CDC warns parents about hepatitis in kids

Published: May. 11, 2022 at 6:26 PM CDT
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EAU CLAIRE, Wis. (WEAU) - The Centers for Disease Control and Prevention is warning parents about kids getting hepatitis linked to a common virus.

The condition can be caused by many things, but the CDC said there’s been outbreaks the past six months involving some children who have also had adenovirus. The agency said doctors right now aren’t exactly sure what’s causing this new form of hepatitis, however, some cases have been linked to adenovirus.

The virus generally has symptoms ranging from a common cold to a stomach bug but it now may be causing something much more serious.

“We are trying to see if this is just a blip or if it’s real and it’s causing a rise at an alarming rate,” Mayo Clinic Pediatric Transplant Hepatologist Dr. Sara Hassan said.

She said there’s still a lot of unknowns about outbreaks of hepatitis in previously healthy children.

The CDC recently said it was investigating 109 pediatric cases of what it called “severe” and “unexplained” hepatitis, which is liver inflammation.

Marshfield Clinic pediatric infectious diseases expert Dr. Thomas Boyce said right now, parents shouldn’t be too concerned about the outbreak even if their kid gets an adenovirus. However, there are telltale signs to look for and that’s when parents should take their child to the pediatrician.

“Symptoms are going to be, you know, vomiting, diarrhea, abdominal pain, which are common symptoms,” he said. “So if those are more severe than typical, or they last longer than you’re comfortable with, I think having the child evaluated is reasonable.”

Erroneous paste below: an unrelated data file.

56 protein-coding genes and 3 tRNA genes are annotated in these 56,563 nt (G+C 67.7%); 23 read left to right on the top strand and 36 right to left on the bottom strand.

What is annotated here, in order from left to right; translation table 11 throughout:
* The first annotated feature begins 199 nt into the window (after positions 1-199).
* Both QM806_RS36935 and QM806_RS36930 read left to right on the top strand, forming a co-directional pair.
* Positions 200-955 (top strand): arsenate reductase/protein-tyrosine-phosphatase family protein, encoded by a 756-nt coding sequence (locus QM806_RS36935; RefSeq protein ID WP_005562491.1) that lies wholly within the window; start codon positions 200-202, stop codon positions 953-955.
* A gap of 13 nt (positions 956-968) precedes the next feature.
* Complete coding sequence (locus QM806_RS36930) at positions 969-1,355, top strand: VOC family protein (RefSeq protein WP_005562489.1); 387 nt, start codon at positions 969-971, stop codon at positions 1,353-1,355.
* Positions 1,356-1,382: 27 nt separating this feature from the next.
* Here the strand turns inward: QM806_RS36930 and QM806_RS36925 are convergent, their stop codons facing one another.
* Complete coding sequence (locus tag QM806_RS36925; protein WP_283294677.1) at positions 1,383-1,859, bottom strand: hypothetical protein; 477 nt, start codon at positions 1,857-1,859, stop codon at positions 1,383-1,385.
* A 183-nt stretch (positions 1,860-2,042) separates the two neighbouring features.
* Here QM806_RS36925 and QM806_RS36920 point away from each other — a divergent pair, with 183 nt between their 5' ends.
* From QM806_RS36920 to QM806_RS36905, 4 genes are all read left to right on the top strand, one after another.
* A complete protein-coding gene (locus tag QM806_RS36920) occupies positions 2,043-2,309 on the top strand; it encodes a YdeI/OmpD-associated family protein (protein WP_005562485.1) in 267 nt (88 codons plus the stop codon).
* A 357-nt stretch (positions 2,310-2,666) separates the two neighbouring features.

He said telltale signs for hepatitis, in general, include yellowing of the skin and eyes, as well as changes in the colors of stool or urine.

A simple blood test can diagnose the liver inflammation.

Boyce said, however, if a kid gets hepatitis through a virus or some unknown cause, treatment options are limited.

“The treatment is supportive,” he said. “So, a child would usually be in a hospital and they would support the liver, give them medications to help with that.”

Boyce said if the immune system can’t fight off the condition’s underlying cause, that child would likely need a liver transplant.

He said this hepatitis strain is not the commonly found types, A through E.

He added even though doctors aren’t sure the adenovirus causes the condition, simple hygiene steps, like good hand-washing, can help protect someone from adenovirus.

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